By Olivia Ford
“Be at war with your vices, at peace with your neighbors, and let every new year find you a better (wo)man.”
First and foremost, a very happy New Year to all you STEM readers! It was a strange holiday season for me and, quite frankly, I’m a little relieved it’s over. Don’t get me wrong, returning home is nice, but sometimes that return brings on remembering that is less pleasant. Home cooked meals? Delicious. Parents bickering? Not so appetizing. Seeing your two closest friends? Wonderful! Meeting their boyfriends and hearing about how in love they are when you’re still single? Depressing.
Obviously, I’m really happy for both of them. One of my best friends, who lives down the street from me, has been dating someone since this summer and is convinced he’s the real deal. They’re considerate of one another, passionate about the same things and most importantly, she’s genuinely happy with him. It’s only when I put my single status in context to their relationship that I feel a little queasy.
See, my best friend is one of those girls who always seems to have a boyfriend. I’m one of those girls who are 22 and feel like they’ve never had a real boyfriend. She has an entire box of notes from boys, pictures of them together at dances, crappy drawings and Valentines from former admirers. I have a list of guys who I’ve had one-night stands with.
She and I met at the bus stop in sixth grade and I remember listening eagerly as she told me all about the boys she liked and who liked her. I was in the most awkward of awkward phases then and thought that surely it would only be a few more years of growing up before I caught up with her and no longer had to live vicariously through her stories. Well, joke’s on me because there I was this Christmas break, more than a decade later, sitting across from her and eagerly listening as she told me what it felt like to be in a comfortable and caring relationship.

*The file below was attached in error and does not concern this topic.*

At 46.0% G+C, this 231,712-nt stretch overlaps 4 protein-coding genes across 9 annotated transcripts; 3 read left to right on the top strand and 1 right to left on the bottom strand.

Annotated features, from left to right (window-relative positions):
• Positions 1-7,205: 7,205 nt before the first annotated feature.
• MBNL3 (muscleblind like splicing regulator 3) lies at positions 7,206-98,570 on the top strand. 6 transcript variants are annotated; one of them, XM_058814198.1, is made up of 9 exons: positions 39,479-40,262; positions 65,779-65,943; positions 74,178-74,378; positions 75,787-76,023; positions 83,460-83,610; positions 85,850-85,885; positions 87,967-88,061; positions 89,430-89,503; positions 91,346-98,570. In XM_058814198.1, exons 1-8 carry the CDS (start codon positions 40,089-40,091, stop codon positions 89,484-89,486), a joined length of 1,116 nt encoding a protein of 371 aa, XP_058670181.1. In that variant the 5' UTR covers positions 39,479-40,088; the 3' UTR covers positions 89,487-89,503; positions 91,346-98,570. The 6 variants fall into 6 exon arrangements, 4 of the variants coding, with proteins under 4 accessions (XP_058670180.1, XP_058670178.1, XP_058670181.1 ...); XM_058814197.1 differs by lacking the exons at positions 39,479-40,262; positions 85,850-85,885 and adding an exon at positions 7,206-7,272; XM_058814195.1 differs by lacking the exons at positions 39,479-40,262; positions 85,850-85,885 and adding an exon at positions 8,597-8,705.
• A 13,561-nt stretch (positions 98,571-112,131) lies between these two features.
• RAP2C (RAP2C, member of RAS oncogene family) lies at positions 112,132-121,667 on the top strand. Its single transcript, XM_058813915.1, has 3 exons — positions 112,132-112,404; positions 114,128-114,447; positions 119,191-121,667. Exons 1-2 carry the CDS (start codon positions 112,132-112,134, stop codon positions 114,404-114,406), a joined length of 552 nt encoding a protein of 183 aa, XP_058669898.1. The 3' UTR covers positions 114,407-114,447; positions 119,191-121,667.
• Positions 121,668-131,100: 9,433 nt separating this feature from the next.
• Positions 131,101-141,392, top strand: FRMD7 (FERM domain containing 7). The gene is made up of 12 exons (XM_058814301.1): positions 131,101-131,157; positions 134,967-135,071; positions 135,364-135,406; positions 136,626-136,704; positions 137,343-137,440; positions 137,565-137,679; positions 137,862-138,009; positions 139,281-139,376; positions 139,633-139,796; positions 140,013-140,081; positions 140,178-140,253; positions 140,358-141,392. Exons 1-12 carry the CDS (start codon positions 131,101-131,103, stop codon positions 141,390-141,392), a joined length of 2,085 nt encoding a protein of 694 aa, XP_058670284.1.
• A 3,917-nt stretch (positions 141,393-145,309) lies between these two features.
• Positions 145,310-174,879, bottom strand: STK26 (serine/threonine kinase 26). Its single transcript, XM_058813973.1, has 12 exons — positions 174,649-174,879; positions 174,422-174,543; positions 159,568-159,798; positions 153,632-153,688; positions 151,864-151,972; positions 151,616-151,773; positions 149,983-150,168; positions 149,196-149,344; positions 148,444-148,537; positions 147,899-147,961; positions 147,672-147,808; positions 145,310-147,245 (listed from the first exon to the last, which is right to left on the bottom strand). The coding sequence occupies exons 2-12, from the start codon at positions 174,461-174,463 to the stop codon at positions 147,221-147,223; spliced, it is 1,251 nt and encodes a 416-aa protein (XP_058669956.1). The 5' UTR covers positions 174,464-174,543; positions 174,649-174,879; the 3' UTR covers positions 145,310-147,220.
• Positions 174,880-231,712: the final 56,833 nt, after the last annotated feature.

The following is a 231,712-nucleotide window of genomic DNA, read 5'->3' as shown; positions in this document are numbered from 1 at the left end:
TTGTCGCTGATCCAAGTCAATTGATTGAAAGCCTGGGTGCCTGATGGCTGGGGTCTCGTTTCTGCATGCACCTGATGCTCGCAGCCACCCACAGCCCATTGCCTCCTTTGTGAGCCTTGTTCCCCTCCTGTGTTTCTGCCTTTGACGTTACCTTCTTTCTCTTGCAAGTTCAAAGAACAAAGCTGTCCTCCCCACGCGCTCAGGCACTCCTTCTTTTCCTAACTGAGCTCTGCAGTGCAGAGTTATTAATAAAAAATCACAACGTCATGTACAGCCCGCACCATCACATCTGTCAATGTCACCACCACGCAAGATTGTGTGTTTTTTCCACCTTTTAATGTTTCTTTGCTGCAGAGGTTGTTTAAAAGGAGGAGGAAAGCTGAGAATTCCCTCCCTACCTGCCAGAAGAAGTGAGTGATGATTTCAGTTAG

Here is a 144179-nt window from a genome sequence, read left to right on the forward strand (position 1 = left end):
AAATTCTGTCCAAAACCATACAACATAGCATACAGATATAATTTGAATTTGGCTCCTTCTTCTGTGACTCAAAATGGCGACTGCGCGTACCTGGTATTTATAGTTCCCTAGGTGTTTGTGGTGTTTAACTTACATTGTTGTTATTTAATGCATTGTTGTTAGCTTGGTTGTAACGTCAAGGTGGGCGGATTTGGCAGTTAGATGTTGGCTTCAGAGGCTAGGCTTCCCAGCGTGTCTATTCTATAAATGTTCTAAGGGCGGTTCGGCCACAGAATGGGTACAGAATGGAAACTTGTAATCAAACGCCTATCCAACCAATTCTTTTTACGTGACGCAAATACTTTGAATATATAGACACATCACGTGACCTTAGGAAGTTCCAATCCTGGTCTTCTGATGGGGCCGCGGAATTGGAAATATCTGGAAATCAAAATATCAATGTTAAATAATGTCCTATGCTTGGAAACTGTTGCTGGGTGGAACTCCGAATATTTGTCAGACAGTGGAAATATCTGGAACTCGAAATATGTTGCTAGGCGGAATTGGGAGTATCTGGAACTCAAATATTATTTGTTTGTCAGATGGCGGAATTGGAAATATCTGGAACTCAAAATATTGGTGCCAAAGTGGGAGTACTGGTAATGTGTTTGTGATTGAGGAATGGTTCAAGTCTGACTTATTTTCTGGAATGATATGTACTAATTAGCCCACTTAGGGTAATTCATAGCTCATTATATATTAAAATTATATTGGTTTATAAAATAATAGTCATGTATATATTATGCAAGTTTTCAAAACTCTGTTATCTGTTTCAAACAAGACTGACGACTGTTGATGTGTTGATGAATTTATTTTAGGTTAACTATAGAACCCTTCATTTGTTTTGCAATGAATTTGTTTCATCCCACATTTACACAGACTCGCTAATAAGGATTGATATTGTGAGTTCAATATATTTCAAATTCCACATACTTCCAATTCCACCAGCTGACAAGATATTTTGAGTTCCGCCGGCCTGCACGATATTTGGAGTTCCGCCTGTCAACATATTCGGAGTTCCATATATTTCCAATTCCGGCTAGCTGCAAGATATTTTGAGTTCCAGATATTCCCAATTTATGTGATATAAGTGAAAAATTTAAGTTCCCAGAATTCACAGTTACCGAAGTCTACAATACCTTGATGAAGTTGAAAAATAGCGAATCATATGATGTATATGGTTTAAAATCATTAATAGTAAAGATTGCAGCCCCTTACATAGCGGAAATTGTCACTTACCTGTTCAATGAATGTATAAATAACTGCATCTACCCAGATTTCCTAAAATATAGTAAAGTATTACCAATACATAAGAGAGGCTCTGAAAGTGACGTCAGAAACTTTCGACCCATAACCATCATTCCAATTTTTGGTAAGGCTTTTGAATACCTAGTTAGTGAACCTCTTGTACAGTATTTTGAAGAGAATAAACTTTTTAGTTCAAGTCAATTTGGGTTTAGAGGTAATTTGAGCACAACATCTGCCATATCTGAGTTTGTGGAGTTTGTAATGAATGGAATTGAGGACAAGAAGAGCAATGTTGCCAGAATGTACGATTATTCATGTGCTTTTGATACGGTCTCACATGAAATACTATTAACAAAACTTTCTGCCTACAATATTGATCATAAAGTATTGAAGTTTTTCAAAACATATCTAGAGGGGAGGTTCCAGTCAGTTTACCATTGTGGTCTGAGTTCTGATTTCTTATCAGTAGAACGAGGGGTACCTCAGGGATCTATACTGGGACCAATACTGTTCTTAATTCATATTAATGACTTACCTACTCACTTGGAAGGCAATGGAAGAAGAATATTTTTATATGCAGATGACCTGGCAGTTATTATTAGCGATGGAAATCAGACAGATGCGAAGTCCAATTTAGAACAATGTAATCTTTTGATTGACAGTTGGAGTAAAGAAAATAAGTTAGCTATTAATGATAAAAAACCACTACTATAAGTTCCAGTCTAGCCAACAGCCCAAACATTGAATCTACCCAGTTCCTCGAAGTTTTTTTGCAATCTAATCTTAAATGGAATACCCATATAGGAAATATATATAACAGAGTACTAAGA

It was a little hard to stomach. Eleven years later and am I still in my awkward phase? Will I ever grow out of it? Do some things just never change? My friend rolled her eyes when I expressed my self-concern and told me she was jealous I hadn’t put myself through the grief of so many break-ups and relationship hardships. “I used to be so upset all the time with these stupid guys who didn’t treat me well,” she lamented before adding, “Now I know, when it’s the right guy, everything is so easy. So easy.” I was happy for her triumph, but still wondering if I’d ever find my own right guy.
Still, the best part about the holidays is finishing all that Christmas-time reminiscing with a chance to start fresh again in the new year.
Today I came across a wish list I had made for 2011. It read:
1. A real relationship with someone who…
a. Is not gay (it’s happened before).
b. Is interested in spending quality time with me (i.e. not just on the weekends, or late night booty calls, or only wants to meet up at bars).
c. Doesn’t leave me wondering all the time.
d. Makes an effort.
e. I can laugh with, a lot.
f. Is good in bed.
2. A job I can handle and don’t totally hate.
3. An agreeable living situation.
4. A great birthday.
5. Hope for years to come.
Of that list, the middle three were certainly checked off, which only leaves the first and last one to carry over to this year. And, in the spirit of resolutions, maybe we can work on that last one right now: Maybe 2011 didn’t bring everything I wanted, but it brought me closer, and with hope, lots and lots of hope, 2012 will also.
On New Year’s Eve I went to a bar with my friends and found myself kissing a very handsome and laidback surfer from Argentina – not as the ball dropped, but a good 40 minutes after. Other guys had approached me earlier in the evening, but none that I was interested in. Midnight came and I hugged my friends, deciding that if how you spend the first minute of the new year is how you spend the rest of it, I’d be better off being happy alone than regretting wasting it making out with a guy who was no good. Then, lo and behold, twenty minutes later, I start talking to this really good-looking and nice guy who makes me laugh, a lot. He was just passing through and I doubt I’ll see him again, but still, I left the bar content with my first kiss of the New Year. Maybe my friend is right. Had I been in such a scramble to kiss someone at what I thought was the right time, I might have never ended up kissing the right guy that night.
Here’s to the new year. May it bring restored hope and many more worth-waiting-for kisses.
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